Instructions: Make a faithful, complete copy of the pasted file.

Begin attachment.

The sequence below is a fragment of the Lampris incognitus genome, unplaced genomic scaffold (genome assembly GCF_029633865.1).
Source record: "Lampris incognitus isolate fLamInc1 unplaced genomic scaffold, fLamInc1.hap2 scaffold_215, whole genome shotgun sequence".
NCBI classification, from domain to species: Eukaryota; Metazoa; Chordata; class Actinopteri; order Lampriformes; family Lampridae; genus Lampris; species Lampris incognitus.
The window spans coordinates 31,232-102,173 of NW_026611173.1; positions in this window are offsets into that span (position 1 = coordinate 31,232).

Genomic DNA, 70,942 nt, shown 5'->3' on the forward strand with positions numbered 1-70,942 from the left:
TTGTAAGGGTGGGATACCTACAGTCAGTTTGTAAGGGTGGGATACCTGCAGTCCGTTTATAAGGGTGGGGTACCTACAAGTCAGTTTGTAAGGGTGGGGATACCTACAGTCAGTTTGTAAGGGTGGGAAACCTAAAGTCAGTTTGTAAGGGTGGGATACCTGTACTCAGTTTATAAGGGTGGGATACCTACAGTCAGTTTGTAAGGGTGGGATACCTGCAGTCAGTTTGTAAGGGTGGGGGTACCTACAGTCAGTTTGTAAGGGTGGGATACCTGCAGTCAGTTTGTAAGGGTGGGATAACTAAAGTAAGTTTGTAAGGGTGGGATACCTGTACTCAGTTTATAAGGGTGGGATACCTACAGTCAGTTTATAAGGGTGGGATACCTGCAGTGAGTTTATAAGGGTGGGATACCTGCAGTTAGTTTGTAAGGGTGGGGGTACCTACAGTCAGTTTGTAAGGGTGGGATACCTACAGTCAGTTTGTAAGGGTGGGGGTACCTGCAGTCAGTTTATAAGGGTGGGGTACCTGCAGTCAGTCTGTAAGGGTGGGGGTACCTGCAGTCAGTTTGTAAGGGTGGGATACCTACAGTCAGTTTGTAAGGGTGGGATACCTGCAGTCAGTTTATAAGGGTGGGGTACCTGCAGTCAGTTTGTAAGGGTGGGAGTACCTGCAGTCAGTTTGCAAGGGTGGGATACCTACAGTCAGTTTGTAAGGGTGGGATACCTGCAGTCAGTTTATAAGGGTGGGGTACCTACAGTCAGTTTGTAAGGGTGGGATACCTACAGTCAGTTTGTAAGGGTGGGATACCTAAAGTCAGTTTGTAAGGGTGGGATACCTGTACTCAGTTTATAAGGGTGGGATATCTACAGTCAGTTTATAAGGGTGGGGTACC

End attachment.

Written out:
The sequence below is a fragment of the Lampris incognitus genome, unplaced genomic scaffold (genome assembly GCF_029633865.1).
Source record: "Lampris incognitus isolate fLamInc1 unplaced genomic scaffold, fLamInc1.hap2 scaffold_215, whole genome shotgun sequence".
NCBI classification, from domain to species: Eukaryota; Metazoa; Chordata; class Actinopteri; order Lampriformes; family Lampridae; genus Lampris; species Lampris incognitus.
The window spans coordinates 31,232-102,173 of NW_026611173.1; positions in this window are offsets into that span (position 1 = coordinate 31,232).

Genomic DNA, 70,942 nt, shown 5'->3' on the forward strand with positions numbered 1-70,942 from the left:
TTGTAAGGGTGGGATACCTACAGTCAGTTTGTAAGGGTGGGATACCTGCAGTCCGTTTATAAGGGTGGGGTACCTACAAGTCAGTTTGTAAGGGTGGGGATACCTACAGTCAGTTTGTAAGGGTGGGAAACCTAAAGTCAGTTTGTAAGGGTGGGATACCTGTACTCAGTTTATAAGGGTGGGATACCTACAGTCAGTTTGTAAGGGTGGGATACCTGCAGTCAGTTTGTAAGGGTGGGGGTACCTACAGTCAGTTTGTAAGGGTGGGATACCTGCAGTCAGTTTGTAAGGGTGGGATAACTAAAGTAAGTTTGTAAGGGTGGGATACCTGTACTCAGTTTATAAGGGTGGGATACCTACAGTCAGTTTATAAGGGTGGGATACCTGCAGTGAGTTTATAAGGGTGGGATACCTGCAGTTAGTTTGTAAGGGTGGGGGTACCTACAGTCAGTTTGTAAGGGTGGGATACCTACAGTCAGTTTGTAAGGGTGGGGGTACCTGCAGTCAGTTTATAAGGGTGGGGTACCTGCAGTCAGTCTGTAAGGGTGGGGGTACCTGCAGTCAGTTTGTAAGGGTGGGATACCTACAGTCAGTTTGTAAGGGTGGGATACCTGCAGTCAGTTTATAAGGGTGGGGTACCTGCAGTCAGTTTGTAAGGGTGGGAGTACCTGCAGTCAGTTTGCAAGGGTGGGATACCTACAGTCAGTTTGTAAGGGTGGGATACCTGCAGTCAGTTTATAAGGGTGGGGTACCTACAGTCAGTTTGTAAGGGTGGGATACCTACAGTCAGTTTGTAAGGGTGGGATACCTAAAGTCAGTTTGTAAGGGTGGGATACCTGTACTCAGTTTATAAGGGTGGGATATCTACAGTCAGTTTATAAGGGTGGGGTACC